The company's original ZenUI Launcher Asus has appeared on Google Play. Now the owners of almost any smartphones can appreciate the branded shell of the Taiwanese company …
It has recently become fashionable among Taiwanese companies to upload their branded shell launchers on Google Play. And not only for its users, but also for owners of smartphones from other manufacturers. A few weeks ago, closed beta testing of the company's Sense Home 8 HTC began, and about a week ago Asus ZenUI Launcher appeared on Google Play.
What is the reason for companies to do this is not yet very clear. For a long time, branded casings were one of the main distinguishing features of any brand; they were specially tried to make them unique and not similar to analogues from competitors. From the point of view of hardware, smartphones of the same price category could not differ so much from each other, and it was the software that made them unique and not similar to each other.
Perhaps, in this way, companies hope to increase brand awareness, or maybe they are trying to earn something in this way on their own services or advertising. For you and me, this is an opportunity to at least partially appreciate the beauty of a 'foreign' branded shell without buying a new phone.
The launcher has two modes of operation: single-layer, in which all applications are placed on desktops in the style iPhone, and two-layer, with the usual Android application menu. You will be prompted to select a mode when you first start the program, if you wish, you can always change it. The second option is closer to me personally, but this is exclusively a matter of taste.
ZenUI Launcher comes with two desktops by default. On the first, the developers have placed icons for branded services, on the second – shortcuts to Google applications. When flipping through the screens, a nice-looking animation works, circular scrolling is supported.
A vertical swipe from top to bottom brings up the smart search window. For myself, I did not find any use for it, but someone will find this function useful.
Swiping from bottom to top opens the main settings menu, and you can also call it with a long tap on the desktop. Firstly, from here you can go to the list of widgets or change the wallpaper (including adjusting their color), and secondly, customize the appearance and behavior of the launcher in detail: adjust the size of the icons and the grid of the desktop, select the style of folders and a set of icons, change color and font family, adjust status bar ghost, and so on. There are many possibilities, but thanks to the convenient organization of the menu, finding the desired option is not a problem.
Separately, it is worth noting the presence of a branded theme store and the application lock function (CM AppLock), which allows you to set an additional password to launch the selected program.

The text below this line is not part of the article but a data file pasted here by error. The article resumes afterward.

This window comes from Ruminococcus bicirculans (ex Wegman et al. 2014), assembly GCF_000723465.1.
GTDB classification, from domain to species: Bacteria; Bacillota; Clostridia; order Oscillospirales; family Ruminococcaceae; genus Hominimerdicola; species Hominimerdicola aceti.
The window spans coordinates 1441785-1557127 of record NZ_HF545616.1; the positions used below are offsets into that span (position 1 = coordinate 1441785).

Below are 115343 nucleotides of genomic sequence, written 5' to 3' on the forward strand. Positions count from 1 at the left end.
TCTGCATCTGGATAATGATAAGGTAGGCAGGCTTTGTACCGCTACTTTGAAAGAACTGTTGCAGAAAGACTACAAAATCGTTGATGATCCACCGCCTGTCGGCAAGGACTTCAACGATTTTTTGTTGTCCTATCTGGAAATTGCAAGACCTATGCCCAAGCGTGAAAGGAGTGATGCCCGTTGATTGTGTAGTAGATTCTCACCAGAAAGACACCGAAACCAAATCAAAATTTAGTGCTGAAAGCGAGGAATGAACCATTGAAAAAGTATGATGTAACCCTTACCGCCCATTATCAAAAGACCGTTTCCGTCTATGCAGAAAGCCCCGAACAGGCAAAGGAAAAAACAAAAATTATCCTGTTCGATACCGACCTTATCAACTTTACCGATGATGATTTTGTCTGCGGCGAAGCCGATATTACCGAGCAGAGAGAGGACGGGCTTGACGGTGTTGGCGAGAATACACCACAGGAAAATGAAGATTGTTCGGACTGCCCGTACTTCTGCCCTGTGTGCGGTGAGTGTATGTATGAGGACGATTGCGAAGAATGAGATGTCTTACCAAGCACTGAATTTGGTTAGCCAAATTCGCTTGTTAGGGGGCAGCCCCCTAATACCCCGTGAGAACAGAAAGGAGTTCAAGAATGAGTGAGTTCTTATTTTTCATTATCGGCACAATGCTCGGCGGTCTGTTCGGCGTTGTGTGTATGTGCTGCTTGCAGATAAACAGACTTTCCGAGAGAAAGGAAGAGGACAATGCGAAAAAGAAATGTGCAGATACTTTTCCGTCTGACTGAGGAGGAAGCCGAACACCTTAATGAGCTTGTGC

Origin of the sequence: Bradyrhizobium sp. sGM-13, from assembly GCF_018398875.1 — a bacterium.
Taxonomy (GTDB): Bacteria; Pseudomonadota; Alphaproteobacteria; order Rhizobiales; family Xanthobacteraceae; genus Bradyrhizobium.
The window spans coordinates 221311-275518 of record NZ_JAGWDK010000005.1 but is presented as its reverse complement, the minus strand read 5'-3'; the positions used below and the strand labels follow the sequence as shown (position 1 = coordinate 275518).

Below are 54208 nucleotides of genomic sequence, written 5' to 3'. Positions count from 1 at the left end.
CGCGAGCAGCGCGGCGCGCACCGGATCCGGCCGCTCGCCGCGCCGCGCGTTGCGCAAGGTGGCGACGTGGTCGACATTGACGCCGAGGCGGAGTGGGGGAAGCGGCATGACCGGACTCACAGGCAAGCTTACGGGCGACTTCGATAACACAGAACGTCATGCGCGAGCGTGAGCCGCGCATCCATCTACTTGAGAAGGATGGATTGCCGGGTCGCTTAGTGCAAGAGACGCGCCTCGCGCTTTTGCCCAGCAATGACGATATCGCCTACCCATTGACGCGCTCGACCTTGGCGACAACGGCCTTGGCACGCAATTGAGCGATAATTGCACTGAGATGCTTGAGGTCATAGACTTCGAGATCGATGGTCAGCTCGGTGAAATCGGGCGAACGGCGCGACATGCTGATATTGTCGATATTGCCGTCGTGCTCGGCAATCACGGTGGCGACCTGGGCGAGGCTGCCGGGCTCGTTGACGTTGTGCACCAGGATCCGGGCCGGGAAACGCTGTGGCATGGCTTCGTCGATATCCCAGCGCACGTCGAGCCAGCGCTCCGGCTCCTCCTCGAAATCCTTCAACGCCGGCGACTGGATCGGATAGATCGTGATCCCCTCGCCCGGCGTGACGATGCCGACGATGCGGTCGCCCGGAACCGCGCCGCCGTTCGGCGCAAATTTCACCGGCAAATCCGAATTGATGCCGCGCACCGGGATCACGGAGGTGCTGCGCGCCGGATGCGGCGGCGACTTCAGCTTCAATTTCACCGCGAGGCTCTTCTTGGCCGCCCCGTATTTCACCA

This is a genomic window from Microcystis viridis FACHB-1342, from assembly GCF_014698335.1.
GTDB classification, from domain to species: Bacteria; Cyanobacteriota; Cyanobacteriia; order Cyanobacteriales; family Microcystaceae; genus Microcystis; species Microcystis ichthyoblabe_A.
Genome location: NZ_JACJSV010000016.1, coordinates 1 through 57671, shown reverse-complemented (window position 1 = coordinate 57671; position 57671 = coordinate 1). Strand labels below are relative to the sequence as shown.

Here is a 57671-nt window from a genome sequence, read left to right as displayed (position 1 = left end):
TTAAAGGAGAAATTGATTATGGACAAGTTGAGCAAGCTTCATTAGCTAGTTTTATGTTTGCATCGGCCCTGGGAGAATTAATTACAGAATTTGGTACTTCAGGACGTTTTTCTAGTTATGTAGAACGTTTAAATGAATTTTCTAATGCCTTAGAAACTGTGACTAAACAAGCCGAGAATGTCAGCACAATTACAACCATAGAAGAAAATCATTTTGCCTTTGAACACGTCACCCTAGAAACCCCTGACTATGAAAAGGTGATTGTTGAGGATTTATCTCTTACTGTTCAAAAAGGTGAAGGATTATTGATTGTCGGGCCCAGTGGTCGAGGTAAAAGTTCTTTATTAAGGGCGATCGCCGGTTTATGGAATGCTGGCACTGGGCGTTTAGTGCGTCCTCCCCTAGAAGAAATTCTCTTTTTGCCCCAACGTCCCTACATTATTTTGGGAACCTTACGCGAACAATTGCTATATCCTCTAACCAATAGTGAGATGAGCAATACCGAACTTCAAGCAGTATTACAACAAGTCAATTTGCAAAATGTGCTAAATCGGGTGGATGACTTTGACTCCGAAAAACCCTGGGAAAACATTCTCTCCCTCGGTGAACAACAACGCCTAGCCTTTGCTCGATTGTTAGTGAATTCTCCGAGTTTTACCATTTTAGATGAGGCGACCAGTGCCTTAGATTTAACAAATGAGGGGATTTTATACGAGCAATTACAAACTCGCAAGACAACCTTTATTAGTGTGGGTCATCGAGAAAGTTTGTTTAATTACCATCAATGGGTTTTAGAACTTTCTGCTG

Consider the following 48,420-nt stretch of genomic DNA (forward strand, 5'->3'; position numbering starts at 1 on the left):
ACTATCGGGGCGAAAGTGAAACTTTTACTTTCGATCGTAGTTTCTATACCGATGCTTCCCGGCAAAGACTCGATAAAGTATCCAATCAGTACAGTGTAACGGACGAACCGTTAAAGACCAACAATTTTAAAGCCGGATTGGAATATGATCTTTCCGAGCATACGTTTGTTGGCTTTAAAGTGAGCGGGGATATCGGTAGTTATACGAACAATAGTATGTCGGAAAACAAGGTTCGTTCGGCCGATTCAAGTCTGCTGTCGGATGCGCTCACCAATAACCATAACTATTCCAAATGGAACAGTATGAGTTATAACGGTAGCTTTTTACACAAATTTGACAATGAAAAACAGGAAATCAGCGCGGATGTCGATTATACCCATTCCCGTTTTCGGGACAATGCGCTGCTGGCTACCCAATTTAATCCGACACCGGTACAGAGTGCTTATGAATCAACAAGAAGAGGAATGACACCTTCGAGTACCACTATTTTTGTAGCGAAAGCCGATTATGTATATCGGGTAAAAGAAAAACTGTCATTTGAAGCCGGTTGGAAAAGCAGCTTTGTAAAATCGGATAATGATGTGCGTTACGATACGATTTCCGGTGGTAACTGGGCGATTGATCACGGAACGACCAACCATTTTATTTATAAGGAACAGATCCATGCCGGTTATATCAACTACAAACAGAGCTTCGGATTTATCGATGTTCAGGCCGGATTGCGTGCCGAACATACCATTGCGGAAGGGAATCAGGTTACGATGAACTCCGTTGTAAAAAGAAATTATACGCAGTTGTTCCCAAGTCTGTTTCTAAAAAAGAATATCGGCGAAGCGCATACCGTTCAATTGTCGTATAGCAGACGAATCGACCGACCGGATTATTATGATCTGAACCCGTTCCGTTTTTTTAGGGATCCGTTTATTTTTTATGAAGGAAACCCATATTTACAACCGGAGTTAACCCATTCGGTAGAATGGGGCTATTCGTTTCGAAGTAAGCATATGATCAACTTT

The application menu is made in the spirit of Android 4.x and completely ignores Google's innovations. Considering that the application menu has become the most controversial innovation Android 6.0, this is not bad.
The menu is divided into two tabs: 'Applications' and 'Widgets', each section has independent circular scrolling. At the top of the screen are icons for search, application display (display all downloaded, custom or frequent), and a settings menu.
The application menu supports all the usual functions: manual sorting of applications, folders, hiding unnecessary icons, setting the screen grid, and so on. Of the interesting features, we can note the smart sort mode, which allows you to automatically split all applications into folders. But he still works so-so.
The launcher left a pleasant impression – it looks good, works smartly, supports all the necessary settings and options. For once, they do not try to force the user to do anything and do not drive them into the framework of other people's ideas about beauty. You can choose a convenient mode (with or without an application menu), choose a grid and size of icons for the screen of your device, choose an eye-pleasing theme and font.
But the developers still clearly have something to strive for. First of all, this concerns localization, which is far from ideal at the moment. Somewhere out of place hyphenations are used, somewhere words are not completely placed in the line allocated for them, and so on. Not to say that it was especially critical, but it hurts the eye.
A separate question is how popular ZenUI Launcher will be among owners of smartphones from other companies. It seems extremely unlikely to me that Asus will be able to attract a solid audience. Compared to the 'clean' Android or pre-installed proprietary shell, ZenUI Launcher may indeed have a number of advantages, but there is nothing really critical or giving a 'wow-effect' among them. For the majority of smartphone owners Android, its appearance on Google Play will go unnoticed, and ZenUI Launcher has nothing to surprise with a more 'advanced' audience, who has already tried a dozen alternatives.